Signs of Preterm Labor in a Pregnancy With Twins or Multiples

Pregnant woman holding her belly while sitting on a couch
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From the moment you found out you were having twins or more, the term "preterm labor" started hovering in your consciousness. It's true that multiples are at risk of being preterm. More than half of twins are born early, with more than ten percent born very preterm, before 32 weeks.

According to the March of Dimes, you are six times more likely to deliver early with twins than with one baby. With triplets, quadruplets and other higher-order multiples, the odds are higher, nearly 100 percent.

Before you get panicked at the inevitability of preterm labor, let's break down the statistics. If you are having "just" twins, you are likely to have full-term, healthy twins within the last few weeks of the third trimester. Of the 70 percent that were reportedly born early, many were born within a few weeks of their due date. Fewer are born severely prematurely at 24-28 weeks.

Educate Yourself About Warning Signs of Preterm Labor

You can increase your odds by maintaining a healthy pregnancy. Rather than fretting about the possibility of preterm labor, prepare for a positive outcome by educating yourself about the warning signs.

Tune in to your body's cues. Although not every woman knows in advance that she's going into labor, sometimes there are signals that can prompt you to get medical attention. Timely action can make a big difference for your babies.

Signs of Preterm Labor

Here are the common signs of preterm labor. Contact your doctor if you have any concerns about your pregnancy.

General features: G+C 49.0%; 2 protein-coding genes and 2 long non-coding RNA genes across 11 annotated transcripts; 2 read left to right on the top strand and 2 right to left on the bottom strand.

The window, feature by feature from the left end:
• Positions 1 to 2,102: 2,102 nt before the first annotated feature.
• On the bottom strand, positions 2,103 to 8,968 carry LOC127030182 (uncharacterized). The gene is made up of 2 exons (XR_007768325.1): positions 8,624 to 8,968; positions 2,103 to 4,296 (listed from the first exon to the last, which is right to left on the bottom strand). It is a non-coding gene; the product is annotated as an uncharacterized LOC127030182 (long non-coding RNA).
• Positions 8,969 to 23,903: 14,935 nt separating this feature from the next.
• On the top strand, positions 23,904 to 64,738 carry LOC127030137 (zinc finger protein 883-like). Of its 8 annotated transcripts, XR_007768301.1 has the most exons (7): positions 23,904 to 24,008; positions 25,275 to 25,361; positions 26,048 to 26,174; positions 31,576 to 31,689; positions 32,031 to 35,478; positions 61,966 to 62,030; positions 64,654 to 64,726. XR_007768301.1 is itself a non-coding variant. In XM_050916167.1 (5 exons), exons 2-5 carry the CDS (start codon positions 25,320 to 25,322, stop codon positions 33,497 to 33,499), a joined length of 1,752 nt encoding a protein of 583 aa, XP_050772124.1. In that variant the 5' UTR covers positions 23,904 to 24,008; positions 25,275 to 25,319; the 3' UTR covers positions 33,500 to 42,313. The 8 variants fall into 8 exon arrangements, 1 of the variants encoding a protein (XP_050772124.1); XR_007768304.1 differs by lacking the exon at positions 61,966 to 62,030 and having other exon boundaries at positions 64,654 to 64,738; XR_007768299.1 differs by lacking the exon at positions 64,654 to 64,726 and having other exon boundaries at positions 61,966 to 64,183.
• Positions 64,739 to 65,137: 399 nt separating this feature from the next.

• More than four or five contractions per hour
  • Regular contractions that increase in frequency
  • Rhythmic or persistent pelvic pressure
  • Cramps, similar to menstrual cramping
  • Backache
  • Diarrhea or upset stomach
  • A change in vaginal discharge
  • Vaginal bleeding
  • Uneasy or urgent sense that something is wrong

A Word From Verywell

It's important for all expectant mothers of multiples to be aware of the risks, as well as the signs of preterm labor. However, don't let fear take the joy out of your pregnancy.

Verywell Family uses only high-quality sources, including peer-reviewed studies, to support the facts within our articles. Read our editorial process to learn more about how we fact-check and keep our content accurate, reliable, and trustworthy.
  • Martin, Joyce A., et al. ”Births: Final Data for 2013.” National Vital Statistics Reports.
  • ”What are the signs and symptoms of preterm labor and what should I do if I have any of them?” The American College of Obstetricians and Gynecologists.

By Pamela Prindle Fierro
 Pamela Prindle Fierro is the author of several parenting books and the mother of twin girls.